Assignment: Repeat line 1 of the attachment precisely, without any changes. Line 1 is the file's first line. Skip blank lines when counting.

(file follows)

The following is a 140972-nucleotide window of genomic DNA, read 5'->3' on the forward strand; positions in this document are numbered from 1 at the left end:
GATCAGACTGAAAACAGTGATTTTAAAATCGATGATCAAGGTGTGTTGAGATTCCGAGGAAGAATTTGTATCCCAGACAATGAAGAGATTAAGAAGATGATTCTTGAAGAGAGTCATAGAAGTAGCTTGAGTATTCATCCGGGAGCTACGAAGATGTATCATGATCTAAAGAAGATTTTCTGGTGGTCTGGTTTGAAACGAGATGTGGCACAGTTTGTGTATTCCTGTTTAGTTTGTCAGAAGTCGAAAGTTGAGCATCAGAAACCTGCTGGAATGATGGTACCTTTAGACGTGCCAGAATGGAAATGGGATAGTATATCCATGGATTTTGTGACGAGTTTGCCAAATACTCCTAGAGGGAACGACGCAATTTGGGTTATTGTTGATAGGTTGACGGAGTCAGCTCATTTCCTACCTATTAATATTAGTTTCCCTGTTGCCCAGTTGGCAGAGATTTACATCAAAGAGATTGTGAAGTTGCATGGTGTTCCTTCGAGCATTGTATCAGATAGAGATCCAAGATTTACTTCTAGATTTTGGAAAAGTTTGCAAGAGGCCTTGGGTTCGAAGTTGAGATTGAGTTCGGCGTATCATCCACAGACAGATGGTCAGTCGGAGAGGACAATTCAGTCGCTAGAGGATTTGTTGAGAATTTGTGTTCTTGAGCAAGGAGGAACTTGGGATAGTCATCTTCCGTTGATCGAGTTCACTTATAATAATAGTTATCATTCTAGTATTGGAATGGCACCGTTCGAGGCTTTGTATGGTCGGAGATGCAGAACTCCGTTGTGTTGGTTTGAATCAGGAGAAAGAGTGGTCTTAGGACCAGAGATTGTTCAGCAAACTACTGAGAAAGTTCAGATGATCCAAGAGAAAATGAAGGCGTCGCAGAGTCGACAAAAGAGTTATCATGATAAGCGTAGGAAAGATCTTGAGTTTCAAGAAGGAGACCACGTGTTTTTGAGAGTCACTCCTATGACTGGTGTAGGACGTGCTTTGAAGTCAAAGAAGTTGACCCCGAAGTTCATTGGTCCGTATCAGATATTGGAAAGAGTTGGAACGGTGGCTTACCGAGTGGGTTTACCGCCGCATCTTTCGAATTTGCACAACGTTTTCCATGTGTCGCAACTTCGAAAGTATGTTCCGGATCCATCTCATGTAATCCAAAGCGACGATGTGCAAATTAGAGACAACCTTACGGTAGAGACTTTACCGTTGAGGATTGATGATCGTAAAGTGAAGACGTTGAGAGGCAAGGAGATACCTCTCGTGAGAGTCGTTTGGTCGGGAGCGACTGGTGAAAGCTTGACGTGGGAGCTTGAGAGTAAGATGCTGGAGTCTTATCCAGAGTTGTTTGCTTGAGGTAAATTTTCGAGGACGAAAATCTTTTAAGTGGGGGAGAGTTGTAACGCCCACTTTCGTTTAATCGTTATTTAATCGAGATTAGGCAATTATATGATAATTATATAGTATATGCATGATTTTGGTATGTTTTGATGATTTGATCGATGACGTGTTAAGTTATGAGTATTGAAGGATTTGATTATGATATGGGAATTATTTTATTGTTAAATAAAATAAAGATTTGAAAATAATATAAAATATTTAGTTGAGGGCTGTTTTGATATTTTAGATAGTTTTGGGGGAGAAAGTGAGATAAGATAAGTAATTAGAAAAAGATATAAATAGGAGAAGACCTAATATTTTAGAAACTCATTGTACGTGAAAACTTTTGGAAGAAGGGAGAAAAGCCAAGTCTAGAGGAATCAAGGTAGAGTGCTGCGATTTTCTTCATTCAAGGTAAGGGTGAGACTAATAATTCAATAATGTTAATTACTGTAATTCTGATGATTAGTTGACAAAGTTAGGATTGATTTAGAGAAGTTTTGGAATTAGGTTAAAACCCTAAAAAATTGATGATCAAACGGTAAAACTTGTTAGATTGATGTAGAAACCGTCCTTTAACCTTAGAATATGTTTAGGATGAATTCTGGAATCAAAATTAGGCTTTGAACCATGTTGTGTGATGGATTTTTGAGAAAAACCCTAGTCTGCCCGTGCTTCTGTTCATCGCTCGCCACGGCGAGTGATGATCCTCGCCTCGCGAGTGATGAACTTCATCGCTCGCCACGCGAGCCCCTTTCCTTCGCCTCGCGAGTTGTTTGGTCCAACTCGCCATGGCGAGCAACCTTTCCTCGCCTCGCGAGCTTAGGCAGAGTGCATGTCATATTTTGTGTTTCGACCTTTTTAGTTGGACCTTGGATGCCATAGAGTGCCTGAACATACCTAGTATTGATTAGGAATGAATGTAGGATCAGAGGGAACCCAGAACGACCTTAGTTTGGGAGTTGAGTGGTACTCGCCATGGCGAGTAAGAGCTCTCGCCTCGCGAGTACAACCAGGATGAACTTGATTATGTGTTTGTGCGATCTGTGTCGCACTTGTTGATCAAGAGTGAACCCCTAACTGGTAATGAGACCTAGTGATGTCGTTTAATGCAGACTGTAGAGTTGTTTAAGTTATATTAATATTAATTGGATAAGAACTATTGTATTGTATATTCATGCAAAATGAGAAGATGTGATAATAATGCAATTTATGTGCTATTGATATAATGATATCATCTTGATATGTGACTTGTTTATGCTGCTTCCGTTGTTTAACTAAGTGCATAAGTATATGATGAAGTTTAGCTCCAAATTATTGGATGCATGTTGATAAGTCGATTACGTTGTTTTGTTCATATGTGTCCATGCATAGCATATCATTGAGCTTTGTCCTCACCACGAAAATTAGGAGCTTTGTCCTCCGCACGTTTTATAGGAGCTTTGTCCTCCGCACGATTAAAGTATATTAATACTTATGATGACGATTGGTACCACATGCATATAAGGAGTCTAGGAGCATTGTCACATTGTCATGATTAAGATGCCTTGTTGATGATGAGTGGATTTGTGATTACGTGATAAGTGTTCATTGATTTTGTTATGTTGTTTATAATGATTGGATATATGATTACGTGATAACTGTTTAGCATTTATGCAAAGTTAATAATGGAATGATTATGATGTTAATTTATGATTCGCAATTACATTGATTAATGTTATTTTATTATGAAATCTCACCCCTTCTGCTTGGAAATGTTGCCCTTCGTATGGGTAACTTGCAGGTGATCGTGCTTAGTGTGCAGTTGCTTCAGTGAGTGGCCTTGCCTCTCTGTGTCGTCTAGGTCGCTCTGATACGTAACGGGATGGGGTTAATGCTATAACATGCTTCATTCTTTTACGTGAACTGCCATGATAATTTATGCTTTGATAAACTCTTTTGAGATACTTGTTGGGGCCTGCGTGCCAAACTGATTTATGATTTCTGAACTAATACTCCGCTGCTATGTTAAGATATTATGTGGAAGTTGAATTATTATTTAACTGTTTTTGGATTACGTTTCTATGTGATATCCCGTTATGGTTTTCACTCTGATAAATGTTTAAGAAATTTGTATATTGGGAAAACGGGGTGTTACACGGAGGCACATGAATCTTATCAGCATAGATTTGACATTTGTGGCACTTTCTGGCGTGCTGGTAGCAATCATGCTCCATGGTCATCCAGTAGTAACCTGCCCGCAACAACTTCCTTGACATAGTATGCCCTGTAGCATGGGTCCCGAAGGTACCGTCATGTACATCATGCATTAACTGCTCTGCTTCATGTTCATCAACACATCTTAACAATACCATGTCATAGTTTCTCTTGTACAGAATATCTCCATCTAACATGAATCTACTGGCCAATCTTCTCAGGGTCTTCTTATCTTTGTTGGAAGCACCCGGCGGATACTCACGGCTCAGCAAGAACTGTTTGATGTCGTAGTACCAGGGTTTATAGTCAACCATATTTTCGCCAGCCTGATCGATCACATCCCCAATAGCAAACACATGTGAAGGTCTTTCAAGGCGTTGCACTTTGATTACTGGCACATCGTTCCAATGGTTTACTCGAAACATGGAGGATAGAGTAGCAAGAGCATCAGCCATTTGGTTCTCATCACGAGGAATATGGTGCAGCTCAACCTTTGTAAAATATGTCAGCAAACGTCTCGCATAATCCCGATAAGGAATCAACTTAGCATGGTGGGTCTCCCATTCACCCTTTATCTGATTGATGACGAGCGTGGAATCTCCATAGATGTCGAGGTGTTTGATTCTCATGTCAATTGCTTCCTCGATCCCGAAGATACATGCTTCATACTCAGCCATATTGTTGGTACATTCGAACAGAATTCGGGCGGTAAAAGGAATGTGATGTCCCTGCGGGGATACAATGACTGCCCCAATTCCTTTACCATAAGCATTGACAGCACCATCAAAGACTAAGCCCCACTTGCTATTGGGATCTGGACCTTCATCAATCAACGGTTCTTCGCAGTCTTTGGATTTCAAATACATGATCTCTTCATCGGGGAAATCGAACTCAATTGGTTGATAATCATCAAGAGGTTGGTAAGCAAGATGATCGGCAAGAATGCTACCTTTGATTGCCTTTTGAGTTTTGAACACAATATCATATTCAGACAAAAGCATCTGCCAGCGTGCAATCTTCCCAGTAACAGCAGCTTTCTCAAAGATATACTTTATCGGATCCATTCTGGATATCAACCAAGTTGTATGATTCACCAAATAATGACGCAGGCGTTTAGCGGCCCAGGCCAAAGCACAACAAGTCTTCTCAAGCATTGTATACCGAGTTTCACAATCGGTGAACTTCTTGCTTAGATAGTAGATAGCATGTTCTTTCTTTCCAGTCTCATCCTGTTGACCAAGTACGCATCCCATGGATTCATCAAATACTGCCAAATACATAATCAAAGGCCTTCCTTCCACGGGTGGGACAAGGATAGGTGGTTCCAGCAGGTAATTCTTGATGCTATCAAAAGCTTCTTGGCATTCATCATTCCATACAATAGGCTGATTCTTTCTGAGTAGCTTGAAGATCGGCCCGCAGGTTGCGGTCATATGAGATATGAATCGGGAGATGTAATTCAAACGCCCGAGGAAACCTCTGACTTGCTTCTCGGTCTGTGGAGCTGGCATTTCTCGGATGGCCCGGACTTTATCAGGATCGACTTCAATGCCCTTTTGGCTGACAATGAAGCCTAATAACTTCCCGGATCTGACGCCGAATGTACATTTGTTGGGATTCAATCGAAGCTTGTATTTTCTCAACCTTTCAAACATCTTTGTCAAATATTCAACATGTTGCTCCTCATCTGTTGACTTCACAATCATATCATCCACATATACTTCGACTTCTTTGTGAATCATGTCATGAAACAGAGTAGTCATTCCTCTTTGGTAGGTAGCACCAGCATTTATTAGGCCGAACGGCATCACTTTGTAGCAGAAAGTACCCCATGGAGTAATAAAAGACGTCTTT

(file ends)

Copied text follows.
The following is a 140972-nucleotide window of genomic DNA, read 5'->3' on the forward strand; positions in this document are numbered from 1 at the left end: